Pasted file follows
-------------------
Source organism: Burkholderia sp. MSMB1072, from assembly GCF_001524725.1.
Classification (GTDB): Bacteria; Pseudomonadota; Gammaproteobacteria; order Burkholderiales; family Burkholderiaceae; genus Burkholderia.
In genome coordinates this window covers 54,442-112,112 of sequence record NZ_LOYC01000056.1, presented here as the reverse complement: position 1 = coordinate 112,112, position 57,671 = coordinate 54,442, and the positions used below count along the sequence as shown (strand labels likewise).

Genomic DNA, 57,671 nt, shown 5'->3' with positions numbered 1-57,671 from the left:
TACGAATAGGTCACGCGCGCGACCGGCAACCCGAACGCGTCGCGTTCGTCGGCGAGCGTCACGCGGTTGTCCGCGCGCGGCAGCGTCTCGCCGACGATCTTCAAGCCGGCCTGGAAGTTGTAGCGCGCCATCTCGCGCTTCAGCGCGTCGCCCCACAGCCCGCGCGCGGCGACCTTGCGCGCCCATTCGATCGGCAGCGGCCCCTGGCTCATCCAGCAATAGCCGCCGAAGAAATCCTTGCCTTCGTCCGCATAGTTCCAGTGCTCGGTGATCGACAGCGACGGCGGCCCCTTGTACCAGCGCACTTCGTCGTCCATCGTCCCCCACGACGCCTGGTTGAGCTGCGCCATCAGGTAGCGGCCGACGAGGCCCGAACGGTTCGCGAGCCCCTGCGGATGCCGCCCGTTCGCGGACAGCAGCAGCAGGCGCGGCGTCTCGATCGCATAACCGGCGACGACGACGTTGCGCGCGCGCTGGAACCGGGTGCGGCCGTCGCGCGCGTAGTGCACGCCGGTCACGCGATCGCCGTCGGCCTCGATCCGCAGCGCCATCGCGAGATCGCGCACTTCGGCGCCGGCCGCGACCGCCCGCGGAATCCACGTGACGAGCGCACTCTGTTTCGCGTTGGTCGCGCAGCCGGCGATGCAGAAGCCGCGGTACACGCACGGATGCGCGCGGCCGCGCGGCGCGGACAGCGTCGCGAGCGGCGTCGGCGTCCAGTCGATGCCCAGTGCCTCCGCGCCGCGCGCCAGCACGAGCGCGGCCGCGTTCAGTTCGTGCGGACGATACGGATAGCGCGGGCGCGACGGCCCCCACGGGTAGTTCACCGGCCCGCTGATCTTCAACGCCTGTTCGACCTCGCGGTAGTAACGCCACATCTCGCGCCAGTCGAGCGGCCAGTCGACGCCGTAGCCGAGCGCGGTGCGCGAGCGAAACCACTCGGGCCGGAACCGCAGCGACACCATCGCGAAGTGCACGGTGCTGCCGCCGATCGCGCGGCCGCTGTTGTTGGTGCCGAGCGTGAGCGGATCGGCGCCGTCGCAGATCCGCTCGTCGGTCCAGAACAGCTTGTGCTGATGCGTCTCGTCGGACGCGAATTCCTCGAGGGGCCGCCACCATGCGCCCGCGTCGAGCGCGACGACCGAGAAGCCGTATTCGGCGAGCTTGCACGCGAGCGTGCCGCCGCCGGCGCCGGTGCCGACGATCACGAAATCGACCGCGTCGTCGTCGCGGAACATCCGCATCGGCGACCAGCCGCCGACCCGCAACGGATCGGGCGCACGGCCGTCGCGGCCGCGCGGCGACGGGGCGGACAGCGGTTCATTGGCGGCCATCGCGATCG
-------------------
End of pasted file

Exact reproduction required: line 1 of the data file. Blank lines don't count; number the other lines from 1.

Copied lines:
Source organism: Burkholderia sp. MSMB1072, from assembly GCF_001524725.1.